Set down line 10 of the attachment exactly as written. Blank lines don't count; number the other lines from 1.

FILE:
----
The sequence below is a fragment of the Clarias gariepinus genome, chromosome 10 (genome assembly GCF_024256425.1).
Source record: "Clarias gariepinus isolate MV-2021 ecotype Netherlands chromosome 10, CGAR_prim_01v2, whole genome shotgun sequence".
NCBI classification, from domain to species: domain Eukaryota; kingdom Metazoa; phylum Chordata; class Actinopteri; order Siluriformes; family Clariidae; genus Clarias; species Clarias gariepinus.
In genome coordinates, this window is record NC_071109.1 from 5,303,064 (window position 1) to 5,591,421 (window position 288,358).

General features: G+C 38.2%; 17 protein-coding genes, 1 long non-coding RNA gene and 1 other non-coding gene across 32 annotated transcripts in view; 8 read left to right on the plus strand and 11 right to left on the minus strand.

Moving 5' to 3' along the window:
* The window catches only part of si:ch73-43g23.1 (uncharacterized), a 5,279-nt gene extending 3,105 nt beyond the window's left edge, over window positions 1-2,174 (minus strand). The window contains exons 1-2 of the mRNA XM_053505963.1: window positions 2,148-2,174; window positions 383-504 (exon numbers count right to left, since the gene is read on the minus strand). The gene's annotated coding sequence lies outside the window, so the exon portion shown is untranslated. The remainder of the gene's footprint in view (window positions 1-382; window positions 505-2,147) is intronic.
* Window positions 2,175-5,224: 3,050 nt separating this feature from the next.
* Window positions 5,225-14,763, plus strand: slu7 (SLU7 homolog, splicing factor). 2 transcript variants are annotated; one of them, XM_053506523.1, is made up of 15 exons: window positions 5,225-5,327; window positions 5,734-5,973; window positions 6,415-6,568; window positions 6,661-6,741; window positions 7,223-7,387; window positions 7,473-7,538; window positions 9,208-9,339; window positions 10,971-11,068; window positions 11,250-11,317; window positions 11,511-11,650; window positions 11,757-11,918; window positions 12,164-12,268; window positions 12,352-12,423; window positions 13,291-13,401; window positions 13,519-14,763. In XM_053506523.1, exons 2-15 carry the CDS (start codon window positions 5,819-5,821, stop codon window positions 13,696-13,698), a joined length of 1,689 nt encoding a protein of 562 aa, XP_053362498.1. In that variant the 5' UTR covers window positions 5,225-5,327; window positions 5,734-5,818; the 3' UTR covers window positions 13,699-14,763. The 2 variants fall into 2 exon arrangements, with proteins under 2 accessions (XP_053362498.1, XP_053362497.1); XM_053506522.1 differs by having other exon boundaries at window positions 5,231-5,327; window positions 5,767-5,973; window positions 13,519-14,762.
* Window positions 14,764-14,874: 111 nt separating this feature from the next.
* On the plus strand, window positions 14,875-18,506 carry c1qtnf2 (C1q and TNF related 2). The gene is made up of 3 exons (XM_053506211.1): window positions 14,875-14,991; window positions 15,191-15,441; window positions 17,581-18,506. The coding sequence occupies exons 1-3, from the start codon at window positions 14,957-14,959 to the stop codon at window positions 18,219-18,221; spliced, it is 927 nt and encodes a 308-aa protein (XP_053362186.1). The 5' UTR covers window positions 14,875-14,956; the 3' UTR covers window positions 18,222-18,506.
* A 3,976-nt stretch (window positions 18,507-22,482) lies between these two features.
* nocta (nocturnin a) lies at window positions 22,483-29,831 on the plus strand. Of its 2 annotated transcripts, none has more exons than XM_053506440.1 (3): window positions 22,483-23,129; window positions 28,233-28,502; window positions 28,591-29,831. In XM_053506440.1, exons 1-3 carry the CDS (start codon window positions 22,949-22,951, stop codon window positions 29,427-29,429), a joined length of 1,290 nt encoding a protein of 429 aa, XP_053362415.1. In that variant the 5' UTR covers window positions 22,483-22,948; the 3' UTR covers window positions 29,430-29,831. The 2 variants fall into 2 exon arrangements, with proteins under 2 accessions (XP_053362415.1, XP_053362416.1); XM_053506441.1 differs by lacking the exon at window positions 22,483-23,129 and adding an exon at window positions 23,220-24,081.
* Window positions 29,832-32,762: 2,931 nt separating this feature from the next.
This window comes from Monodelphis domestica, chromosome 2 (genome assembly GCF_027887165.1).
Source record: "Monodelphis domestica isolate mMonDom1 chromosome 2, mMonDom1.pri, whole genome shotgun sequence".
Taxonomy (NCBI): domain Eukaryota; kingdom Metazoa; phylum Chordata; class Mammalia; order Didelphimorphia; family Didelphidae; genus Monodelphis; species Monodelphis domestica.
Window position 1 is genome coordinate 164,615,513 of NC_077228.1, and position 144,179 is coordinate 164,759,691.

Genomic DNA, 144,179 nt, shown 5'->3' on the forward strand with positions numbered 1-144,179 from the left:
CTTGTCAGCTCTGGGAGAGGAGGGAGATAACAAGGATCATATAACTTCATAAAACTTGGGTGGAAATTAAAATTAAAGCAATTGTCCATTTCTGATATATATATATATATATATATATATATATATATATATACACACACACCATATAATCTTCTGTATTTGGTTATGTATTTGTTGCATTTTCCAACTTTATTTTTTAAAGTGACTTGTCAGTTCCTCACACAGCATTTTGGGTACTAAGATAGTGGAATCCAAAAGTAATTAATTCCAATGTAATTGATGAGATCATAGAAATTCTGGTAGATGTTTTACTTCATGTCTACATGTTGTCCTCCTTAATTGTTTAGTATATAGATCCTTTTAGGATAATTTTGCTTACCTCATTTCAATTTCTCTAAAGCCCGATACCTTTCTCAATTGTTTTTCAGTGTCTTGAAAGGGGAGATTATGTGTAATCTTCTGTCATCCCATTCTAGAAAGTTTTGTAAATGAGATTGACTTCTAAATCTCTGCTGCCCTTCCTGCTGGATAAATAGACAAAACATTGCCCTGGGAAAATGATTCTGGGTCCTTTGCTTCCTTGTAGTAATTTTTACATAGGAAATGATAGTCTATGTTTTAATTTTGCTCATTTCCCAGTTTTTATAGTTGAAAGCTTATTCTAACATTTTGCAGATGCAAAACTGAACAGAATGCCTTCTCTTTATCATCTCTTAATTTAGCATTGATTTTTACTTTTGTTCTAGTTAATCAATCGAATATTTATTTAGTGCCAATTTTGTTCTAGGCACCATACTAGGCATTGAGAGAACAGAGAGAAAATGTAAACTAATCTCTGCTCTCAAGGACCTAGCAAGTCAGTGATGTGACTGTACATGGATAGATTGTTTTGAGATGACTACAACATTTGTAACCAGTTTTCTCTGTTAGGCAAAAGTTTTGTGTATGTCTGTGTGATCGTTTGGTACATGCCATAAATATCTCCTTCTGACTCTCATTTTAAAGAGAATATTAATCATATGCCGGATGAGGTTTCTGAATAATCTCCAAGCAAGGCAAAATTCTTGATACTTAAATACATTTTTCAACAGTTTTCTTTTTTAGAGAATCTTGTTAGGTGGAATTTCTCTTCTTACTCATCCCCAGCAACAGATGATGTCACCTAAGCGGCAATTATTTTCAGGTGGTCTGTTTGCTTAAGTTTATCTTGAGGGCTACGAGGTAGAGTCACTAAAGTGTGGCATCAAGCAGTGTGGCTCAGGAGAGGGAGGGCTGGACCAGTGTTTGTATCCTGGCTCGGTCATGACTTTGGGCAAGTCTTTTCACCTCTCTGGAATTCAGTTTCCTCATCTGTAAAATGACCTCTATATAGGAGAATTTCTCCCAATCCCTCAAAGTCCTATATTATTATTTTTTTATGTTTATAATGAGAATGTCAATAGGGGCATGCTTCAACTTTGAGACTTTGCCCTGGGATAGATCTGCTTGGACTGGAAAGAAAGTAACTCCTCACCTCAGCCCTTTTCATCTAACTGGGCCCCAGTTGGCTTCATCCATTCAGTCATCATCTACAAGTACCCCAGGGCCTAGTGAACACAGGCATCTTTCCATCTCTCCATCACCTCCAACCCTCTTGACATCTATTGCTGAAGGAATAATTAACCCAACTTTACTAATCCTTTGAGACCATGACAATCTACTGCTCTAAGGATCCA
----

* Window positions 14,764-14,874: 111 nt separating this feature from the next.